The General Settings are shown in Figure 3-6. You've already seen the first few options. The blog title and URLs shown here are the ones you chose during the installation process. The tagline is new; this is a brief description of your site that might be displayed near your blog title, depending on the theme you choose.

The Membership and Default Role options are useful if you want to start a group blog. If you allow visitors to sign up as users, you can allow them to contribute posts to your blog. I'll discuss WordPress user roles in depth in Chapter 10, but for now, here's a quick overview:

Subscribers can edit their own profiles and not much else.

Contributors can submit posts for editors' approval, but can't publish anything.

Authors can write and publish posts.

Editors can write and publish posts and pages. They can also publish posts and pages submitted by other users.

Administrators can do everything.

General visitors to your blog have no role at all. These five roles apply only to registered users. No matter what you choose as the default new user role, you can promote users later in the Users panel.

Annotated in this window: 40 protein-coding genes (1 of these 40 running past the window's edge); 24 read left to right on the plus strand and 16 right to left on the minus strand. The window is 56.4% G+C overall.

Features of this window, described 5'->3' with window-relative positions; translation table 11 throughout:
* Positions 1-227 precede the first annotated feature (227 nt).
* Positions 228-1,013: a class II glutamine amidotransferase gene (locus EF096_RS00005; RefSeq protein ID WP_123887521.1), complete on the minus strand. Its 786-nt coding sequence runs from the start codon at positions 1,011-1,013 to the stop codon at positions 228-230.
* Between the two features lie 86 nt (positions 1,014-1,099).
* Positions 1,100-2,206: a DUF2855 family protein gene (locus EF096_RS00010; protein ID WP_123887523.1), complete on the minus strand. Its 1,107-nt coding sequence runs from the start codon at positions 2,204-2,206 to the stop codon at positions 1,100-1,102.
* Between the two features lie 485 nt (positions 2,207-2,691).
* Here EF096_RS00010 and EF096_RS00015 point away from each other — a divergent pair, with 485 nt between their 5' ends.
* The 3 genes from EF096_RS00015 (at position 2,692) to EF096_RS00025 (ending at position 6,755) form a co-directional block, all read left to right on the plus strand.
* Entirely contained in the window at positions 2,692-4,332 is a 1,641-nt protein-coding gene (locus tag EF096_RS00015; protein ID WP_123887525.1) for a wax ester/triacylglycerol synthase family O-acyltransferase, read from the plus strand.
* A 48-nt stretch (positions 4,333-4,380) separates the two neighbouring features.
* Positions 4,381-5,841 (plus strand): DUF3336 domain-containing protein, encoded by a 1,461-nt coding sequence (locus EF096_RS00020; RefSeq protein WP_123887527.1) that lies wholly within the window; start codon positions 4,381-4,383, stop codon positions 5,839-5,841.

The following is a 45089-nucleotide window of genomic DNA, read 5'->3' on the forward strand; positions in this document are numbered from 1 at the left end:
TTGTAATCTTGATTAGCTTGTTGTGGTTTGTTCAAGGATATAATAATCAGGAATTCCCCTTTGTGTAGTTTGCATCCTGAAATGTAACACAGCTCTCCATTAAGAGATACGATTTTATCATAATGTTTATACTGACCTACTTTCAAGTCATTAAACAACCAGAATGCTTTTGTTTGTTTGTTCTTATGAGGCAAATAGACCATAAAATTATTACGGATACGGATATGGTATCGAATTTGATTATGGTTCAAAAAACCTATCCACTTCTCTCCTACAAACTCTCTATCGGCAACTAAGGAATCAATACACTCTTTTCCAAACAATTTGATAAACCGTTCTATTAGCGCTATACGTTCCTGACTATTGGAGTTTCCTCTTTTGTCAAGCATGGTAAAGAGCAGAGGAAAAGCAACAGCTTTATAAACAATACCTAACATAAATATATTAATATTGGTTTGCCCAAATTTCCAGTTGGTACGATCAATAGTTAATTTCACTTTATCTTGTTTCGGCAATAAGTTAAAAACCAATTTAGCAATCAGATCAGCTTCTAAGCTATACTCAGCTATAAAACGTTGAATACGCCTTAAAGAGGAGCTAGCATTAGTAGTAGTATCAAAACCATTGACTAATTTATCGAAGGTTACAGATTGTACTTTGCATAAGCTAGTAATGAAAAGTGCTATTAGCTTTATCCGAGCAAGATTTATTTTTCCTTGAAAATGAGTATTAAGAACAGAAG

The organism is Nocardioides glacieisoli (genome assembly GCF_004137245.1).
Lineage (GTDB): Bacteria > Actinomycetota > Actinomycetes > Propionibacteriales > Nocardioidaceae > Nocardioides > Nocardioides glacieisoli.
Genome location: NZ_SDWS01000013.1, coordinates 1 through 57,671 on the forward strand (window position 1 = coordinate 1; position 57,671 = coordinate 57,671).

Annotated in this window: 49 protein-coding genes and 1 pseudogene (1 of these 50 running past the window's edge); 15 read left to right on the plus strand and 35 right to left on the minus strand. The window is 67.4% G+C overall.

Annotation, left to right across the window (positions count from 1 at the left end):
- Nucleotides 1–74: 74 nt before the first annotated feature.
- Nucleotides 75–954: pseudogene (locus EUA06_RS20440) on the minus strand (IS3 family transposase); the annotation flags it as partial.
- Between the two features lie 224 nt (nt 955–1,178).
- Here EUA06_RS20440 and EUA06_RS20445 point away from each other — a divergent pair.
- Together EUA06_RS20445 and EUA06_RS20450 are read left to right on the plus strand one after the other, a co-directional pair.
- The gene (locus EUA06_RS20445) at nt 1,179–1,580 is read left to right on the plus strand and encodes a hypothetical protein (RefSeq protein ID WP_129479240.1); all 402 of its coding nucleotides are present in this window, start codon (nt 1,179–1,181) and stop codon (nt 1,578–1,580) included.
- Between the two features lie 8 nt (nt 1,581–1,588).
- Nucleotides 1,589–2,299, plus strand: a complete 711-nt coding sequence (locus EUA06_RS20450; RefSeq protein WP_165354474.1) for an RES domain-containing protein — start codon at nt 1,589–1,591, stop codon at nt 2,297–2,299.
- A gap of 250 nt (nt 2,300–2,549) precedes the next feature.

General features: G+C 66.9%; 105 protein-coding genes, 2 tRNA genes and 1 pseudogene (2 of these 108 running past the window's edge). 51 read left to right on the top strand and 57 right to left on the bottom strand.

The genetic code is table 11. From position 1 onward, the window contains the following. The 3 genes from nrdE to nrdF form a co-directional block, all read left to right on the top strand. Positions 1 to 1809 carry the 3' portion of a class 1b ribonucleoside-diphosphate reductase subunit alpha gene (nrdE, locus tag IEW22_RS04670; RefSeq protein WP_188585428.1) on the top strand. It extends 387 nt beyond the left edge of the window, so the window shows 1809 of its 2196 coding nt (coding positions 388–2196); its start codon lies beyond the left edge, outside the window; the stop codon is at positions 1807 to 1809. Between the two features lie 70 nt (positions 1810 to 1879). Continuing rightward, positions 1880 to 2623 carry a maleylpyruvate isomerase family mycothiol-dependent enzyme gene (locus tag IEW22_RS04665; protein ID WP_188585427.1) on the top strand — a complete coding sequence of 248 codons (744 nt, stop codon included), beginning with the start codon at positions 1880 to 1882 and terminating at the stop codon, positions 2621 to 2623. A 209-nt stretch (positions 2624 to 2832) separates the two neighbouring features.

The rest of the settings on this page deal with date and time formats. You can set your local time zone and choose the date format you prefer. WordPress dates are formatted with the same strings that PHP's date() function uses; see for all your options.

The Week Starts On setting changes the way calendar grids are displayed. If you use a calendar archive widget in your sidebar, this setting determines which day begins the week.

Figure 3-6. The General Settings screen

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